Everyone Still Hates the Planned Eisenhower Memorial

And now Congress is proposing to take away all its money.
Everyone Still Hates the Planned Eisenhower Memorial
The design for the Eisenhower Memorial, as of September 2014. Photograph courtesy of the Eisenhower Memorial Commission.

The proposed memorial to Dwight D. Eisenhower is closer than ever to not happening at all with a House Appropriations subcommittee producing a bill that would zap the long-troubled project of all federal funding. The Interior Appropriations bill for the 2016 fiscal year recommends not committing any money to the Eisenhower Memorial Commission and also calls for the eventual replacement of the commission’s staff.

“The Committee strongly supports the construction of a permanent memorial to Dwight D. Eisenhower,” the bill reads. “However, the Commission’s ongoing indifference to the views of the Eisenhower family, and the resulting lack of consensus on the memorial design, remain an area of significant concern. It is inconceivable and unacceptable to the Committee that a memorial to Dwight D. Eisenhower could be designed, approved, and built without the active support of the Eisenhower family.”

Members of Eisenhower’s family, and other stakeholders, have long been opposed to the design submitted by architect Frank Gehry, who was picked in 2009 after a competition that drew only 43 other entrants. Gehry’s proposal stands out from Washington’s collection of mostly American Renaissance memorials. Instead of grand columns, the Eisenhower Memorial, as conceived, would feature massive steel tapestries depicting various stages of the 34th President’s life. Even watered down—the tapestries were switched from Eisenhower’s military exploits to his boyhood in Kansas—Gehry’s design still fails to stop the critics.

And while the Eisenhower family gripes about the tapestries and bas-relief sculptures, other elements of Gehry’s design have sparked outrage. In May, longtime DC architect Arthur Cotton Moore sent an 11-page missive to the city’s historic preservation office—one of many agencies with some jursidiction over the Eisenhower project—claiming that approving Gehry’s design would be the “death knell” of the original city plan laid out by Pierre L’Enfant. The proposed memorial, located between the Education Department and the National Air and Space Museum, would turn a one-block stretch of Maryland Ave., Southwest, into a pedestrian mall bisecting the Eisenhower tributes, potentially upset a 224-year-old bit of symmetry.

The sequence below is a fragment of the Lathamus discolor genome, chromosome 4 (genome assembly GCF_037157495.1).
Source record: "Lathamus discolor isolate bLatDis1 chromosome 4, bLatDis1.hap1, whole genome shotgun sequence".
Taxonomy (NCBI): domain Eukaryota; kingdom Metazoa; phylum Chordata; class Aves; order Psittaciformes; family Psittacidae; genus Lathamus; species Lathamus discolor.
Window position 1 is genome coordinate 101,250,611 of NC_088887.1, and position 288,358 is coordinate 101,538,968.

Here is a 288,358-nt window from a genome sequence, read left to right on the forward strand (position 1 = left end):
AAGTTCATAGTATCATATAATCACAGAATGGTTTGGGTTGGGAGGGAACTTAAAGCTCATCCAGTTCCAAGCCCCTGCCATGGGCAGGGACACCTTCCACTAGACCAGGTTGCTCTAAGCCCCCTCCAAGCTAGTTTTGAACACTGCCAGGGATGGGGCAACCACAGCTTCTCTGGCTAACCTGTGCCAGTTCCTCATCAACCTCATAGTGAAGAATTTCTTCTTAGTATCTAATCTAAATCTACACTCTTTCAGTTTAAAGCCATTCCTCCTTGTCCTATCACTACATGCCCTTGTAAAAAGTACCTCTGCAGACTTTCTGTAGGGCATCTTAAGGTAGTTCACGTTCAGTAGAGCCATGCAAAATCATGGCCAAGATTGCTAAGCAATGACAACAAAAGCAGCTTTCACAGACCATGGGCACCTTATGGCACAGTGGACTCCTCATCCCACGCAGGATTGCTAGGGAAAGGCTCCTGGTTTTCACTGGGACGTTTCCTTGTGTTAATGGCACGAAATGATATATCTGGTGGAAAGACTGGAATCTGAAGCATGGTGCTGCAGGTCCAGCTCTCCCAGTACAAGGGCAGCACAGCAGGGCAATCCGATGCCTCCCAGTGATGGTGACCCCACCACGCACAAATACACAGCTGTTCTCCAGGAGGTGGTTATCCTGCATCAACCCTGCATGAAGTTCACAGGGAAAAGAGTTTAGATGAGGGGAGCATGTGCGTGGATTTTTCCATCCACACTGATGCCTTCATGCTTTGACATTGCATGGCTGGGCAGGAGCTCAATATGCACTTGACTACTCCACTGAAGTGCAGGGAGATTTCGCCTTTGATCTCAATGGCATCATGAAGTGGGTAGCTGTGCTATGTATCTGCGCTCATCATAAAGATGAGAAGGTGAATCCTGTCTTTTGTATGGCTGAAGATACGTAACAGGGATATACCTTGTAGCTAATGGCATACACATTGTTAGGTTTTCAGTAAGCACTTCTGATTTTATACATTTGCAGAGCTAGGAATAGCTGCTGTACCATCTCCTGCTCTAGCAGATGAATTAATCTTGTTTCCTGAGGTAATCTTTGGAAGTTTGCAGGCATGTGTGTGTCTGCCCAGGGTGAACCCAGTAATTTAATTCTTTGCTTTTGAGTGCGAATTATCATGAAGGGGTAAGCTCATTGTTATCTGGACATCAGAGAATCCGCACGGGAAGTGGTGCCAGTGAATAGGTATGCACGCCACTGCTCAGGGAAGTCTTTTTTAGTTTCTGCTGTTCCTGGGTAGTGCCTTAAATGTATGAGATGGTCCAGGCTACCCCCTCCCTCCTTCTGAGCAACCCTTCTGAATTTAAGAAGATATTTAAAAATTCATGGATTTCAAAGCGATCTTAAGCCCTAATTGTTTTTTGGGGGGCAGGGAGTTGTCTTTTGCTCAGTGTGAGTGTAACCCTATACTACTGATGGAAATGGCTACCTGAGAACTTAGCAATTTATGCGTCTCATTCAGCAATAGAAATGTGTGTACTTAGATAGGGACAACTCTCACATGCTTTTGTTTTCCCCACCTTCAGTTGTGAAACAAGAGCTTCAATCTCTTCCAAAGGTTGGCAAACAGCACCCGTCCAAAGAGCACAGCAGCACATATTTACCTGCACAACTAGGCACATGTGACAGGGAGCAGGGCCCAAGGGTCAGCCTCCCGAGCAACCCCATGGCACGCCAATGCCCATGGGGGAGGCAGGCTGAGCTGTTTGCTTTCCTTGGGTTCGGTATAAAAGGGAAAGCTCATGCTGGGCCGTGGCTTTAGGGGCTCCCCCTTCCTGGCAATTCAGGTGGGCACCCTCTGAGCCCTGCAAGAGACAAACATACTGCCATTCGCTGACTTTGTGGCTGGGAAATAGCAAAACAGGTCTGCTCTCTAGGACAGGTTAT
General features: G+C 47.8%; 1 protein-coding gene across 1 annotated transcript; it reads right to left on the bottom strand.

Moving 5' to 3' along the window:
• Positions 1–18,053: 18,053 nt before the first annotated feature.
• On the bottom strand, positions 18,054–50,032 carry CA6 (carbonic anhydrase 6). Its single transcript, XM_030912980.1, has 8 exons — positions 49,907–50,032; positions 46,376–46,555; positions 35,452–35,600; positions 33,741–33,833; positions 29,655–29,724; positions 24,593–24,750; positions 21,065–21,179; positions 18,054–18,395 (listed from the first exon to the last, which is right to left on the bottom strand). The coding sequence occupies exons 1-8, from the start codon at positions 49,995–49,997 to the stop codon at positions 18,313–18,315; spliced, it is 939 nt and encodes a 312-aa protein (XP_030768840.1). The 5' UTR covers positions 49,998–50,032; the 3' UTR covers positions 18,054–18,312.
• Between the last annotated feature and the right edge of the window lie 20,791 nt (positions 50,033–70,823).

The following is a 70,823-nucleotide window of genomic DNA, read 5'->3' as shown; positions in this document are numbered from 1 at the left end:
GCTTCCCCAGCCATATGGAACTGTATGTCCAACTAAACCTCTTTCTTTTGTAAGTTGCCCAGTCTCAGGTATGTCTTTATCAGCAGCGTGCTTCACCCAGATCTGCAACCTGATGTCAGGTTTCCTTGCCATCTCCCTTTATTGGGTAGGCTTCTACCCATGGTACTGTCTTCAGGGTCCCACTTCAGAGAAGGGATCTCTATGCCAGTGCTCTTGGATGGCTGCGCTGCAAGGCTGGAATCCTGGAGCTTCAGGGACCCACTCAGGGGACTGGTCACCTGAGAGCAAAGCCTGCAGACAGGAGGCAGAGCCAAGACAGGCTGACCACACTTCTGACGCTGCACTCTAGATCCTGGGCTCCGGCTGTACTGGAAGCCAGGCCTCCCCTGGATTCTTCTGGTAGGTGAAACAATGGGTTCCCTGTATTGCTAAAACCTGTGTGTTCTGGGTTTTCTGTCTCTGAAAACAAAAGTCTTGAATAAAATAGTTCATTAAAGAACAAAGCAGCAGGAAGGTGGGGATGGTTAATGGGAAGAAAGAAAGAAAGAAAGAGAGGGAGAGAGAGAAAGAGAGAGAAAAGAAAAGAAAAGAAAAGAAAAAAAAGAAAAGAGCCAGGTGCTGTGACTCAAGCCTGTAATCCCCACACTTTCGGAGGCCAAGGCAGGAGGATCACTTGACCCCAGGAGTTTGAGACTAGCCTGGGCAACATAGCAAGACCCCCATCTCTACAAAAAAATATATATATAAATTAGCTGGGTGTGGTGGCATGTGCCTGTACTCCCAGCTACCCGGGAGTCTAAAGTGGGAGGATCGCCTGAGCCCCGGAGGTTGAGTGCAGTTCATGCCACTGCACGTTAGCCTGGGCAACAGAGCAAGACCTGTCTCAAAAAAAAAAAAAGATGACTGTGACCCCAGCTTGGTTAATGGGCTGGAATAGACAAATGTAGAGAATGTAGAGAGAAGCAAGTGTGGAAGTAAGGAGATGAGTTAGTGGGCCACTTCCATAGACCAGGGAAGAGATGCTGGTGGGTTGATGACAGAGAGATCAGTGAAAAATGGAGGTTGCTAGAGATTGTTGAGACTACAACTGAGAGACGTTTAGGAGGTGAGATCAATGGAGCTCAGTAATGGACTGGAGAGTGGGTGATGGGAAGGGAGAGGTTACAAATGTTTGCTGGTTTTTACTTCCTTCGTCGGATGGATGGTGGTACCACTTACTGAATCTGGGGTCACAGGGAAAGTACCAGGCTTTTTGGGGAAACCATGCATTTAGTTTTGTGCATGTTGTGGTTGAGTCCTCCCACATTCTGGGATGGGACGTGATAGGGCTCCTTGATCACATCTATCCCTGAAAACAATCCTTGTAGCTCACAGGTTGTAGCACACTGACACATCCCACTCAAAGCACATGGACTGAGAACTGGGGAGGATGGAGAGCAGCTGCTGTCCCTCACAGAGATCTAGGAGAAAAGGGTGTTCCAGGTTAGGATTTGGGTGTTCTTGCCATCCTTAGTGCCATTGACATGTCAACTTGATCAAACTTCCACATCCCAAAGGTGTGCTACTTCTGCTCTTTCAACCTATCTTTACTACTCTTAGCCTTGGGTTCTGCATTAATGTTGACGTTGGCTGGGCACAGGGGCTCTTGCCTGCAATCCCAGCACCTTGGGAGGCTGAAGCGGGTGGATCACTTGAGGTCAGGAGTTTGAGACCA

The Eisenhower Memorial, Moore claimed, could destroy “the most iconic section of the L’Enfant Plan: the matched boulevards of Pennsylvania Avenue and Maryland Avenue, jointly and proudly radiating from our Capitol.” That stretch of Maryland Ave., though, gets very little through-traffic and is used mostly for short-term parking.

The Eisenhower Memorial Commission has spent more than $40 million in federal funds since it launched in 1999, $16 million of which has gone to Gehry Partners. Gehry’s design would cost an estimated $142 million to build, but the commission’s charitiable donations have almost dried up completely, the House subcommittee notes. While the commission has paid a fundraising consultant $1.4 million over the past four years, it has only taken in $450,000, including a single donation of $300,000.

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Staff Writer

Benjamin Freed joined Washingtonian in August 2013 and covers politics, business, and media. He was previously the editor of DCist and has also written for Washington City Paper, the New York Times, the New Republic, Slate, and BuzzFeed. He lives in Adams Morgan.